BY DAVID TORKINGTON 3ESPITE HIS OBVIOUS learnrig, Abbot Williams was such . good and simple man that it eemed the most natural thing n the world to open myself to inn as I'd never opened nyself to anyone before. I told tirn about a new and exciting levelopment in my Prayer life hat I'd never told to another lying soul.
I felt that if none of ihe inests that I'd approached in he student house seemed to inderstand the desert I had wen going through for the ast eighteen months or more, hey'd hardly understand the ,ases that I'd come to at the nd of it. At first these oases ,nly refreshed me but. briefly, efore I found myself back in he desert again thirsting even nore for what I had thirsted or before.
The first oases were hardly ioticeable, it was just that midst all the dryness and ridity, that made me feel rayer was pointless, I occaiotally became aware of a ubtle strengthening power. lien it gradually began to awn on me that something 'as happening on a level far eeper than the dissipating istractions that never left me 31a moment.
The conviction that trength was being received las eventually confirmed by the subtlety of a gentle inner recollectedness that was not self-imposed. It came and went at will, not however at my will, for I would have willed it all the time. At first it felt almost exactly the same as those natural mystical experiences that had aroused my sense of the sacred in the past, but it was not triggered off by any form of external stimulus. It made me feel that I was not alone after all, nor had I been alone despite the months in the wilderness.
Then on several occasions 'all subtlety was cast aside, and the gentle recollectedness became profoundly absorbing. The deep inner peace that errveloped me ebbed and flowed with varying degrees of intensity.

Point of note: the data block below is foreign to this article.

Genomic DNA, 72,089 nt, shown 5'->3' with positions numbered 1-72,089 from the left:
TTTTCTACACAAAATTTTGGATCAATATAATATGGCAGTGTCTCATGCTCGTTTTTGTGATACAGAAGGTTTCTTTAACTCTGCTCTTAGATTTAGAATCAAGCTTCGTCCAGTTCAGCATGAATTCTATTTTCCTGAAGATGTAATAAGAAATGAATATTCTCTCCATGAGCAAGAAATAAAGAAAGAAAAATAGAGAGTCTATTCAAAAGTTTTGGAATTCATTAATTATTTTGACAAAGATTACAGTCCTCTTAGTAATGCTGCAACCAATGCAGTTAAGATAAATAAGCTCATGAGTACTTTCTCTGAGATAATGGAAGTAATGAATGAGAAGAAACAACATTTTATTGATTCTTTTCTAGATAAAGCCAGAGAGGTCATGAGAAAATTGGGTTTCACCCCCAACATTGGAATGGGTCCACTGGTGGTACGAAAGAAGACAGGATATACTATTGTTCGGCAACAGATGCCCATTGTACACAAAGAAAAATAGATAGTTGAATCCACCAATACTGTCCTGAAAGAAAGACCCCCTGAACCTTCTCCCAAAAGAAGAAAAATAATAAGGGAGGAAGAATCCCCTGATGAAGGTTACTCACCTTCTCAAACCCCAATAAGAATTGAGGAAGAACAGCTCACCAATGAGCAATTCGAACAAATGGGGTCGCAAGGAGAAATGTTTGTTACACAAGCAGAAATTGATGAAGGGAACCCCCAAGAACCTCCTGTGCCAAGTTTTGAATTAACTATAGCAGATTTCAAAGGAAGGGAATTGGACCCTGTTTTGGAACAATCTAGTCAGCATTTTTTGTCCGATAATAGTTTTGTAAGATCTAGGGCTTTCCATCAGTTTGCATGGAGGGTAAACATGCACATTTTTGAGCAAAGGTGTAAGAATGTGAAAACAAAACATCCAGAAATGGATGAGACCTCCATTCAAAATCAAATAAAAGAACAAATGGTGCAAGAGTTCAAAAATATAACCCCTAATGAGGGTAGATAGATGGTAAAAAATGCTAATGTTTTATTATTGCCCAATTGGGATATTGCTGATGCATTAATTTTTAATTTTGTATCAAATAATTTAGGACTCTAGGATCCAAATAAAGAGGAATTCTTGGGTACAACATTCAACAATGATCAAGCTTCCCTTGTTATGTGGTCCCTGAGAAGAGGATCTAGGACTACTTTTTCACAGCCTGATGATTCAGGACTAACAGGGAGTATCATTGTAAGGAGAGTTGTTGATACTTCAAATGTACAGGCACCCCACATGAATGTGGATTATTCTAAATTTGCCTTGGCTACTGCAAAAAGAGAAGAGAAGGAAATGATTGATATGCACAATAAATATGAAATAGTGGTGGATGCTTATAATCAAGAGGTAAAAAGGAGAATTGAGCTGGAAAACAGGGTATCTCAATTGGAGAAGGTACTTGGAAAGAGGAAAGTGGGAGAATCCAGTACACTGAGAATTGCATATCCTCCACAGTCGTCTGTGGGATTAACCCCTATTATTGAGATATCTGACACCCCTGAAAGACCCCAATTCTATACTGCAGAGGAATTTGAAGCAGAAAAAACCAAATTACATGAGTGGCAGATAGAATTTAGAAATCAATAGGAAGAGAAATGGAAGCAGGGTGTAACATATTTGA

Shortly before Abbot Williams had come to visit me, these experiences that had left me for a time returned more powerfully than ever before. I could only explain them to him in the light of two experiences that I'd had at school. Like so many other adolescents I'd been hungry to have exotic
experiences that would enable me to glimpse another more exciting world that transcended my boring boarding school existence with all its drabness and drudgery.
I was using a bottle of Dabit-off to remove custard stains from my Sunday blazer, when I was attracted to the smell of the solvent. I started dabbing it on my handkerchief so that I could savour the smell more intensely. Three smells later I was on the floor of the locker room, totally absorbed in a strange stupor.
In future my "experiments" were confined to the dormitory after lights out, until I was discovered. I was referred to the chemistry master, who warned me that I could well end up even more brain dead than my escapades suggested if I continued with my lunacy. Although I'd found these dangerous experiments enjoyable, they were nothing to compare with what I experienced when the nurse pumped me full of Pethidine before I had my tonsils out. I knew then what Nirvana was like, without all the ascetic efforts that the book on Buddhism I was reading insisted must precede it.
Despite my embarrassment Abbot Williams knew exactly what I was trying to say, and assured me that far from being an unusual development in prayer life, my experiences merely confirmed what should be the norm, not the abnormal. He told me that the deep interior peace that had enveloped me was one of the first signs that led the earliest monks to believe that the presence of God was beginning to draw them to Himself.
In order to describe these spiritual oases they had to borrow the word "Apathea" from the stoics and christianize it. Then it came to mean the inner peace that progressively permeates the whole being.
However he warned me that spiritual oases have an uncanny knack of drying up just when you think you can rely on them. Then once again one has to travel on in the desert that comes alive with what the Desert Fathers called "demons", which have to be defeated before peace can return and return permanently.
These were indeed prophetic words that I found out to Trw cost in the barren years that lay ahead of met